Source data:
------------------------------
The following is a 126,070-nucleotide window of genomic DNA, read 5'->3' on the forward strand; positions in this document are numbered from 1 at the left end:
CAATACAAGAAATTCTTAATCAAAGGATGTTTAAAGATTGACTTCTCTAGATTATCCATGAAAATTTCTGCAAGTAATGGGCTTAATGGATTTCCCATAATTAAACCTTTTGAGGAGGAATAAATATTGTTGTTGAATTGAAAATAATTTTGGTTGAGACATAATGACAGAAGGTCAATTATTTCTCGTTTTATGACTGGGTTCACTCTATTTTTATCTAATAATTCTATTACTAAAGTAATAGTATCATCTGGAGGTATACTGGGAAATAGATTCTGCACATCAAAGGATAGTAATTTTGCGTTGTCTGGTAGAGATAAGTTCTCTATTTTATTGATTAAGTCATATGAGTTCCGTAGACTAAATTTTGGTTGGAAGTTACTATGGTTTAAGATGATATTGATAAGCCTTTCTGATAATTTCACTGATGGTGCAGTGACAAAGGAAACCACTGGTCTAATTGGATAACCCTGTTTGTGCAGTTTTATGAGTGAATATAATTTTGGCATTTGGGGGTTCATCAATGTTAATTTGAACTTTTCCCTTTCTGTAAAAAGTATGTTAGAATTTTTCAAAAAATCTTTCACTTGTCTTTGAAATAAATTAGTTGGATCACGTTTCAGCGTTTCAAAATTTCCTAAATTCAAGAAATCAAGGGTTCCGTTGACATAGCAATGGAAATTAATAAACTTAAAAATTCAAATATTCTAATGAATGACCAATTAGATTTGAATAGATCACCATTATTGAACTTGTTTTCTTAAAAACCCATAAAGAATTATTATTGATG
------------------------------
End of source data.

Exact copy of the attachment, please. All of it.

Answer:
The following is a 126,070-nucleotide window of genomic DNA, read 5'->3' on the forward strand; positions in this document are numbered from 1 at the left end:
CAATACAAGAAATTCTTAATCAAAGGATGTTTAAAGATTGACTTCTCTAGATTATCCATGAAAATTTCTGCAAGTAATGGGCTTAATGGATTTCCCATAATTAAACCTTTTGAGGAGGAATAAATATTGTTGTTGAATTGAAAATAATTTTGGTTGAGACATAATGACAGAAGGTCAATTATTTCTCGTTTTATGACTGGGTTCACTCTATTTTTATCTAATAATTCTATTACTAAAGTAATAGTATCATCTGGAGGTATACTGGGAAATAGATTCTGCACATCAAAGGATAGTAATTTTGCGTTGTCTGGTAGAGATAAGTTCTCTATTTTATTGATTAAGTCATATGAGTTCCGTAGACTAAATTTTGGTTGGAAGTTACTATGGTTTAAGATGATATTGATAAGCCTTTCTGATAATTTCACTGATGGTGCAGTGACAAAGGAAACCACTGGTCTAATTGGATAACCCTGTTTGTGCAGTTTTATGAGTGAATATAATTTTGGCATTTGGGGGTTCATCAATGTTAATTTGAACTTTTCCCTTTCTGTAAAAAGTATGTTAGAATTTTTCAAAAAATCTTTCACTTGTCTTTGAAATAAATTAGTTGGATCACGTTTCAGCGTTTCAAAATTTCCTAAATTCAAGAAATCAAGGGTTCCGTTGACATAGCAATGGAAATTAATAAACTTAAAAATTCAAATATTCTAATGAATGACCAATTAGATTTGAATAGATCACCATTATTGAACTTGTTTTCTTAAAAACCCATAAAGAATTATTATTGATG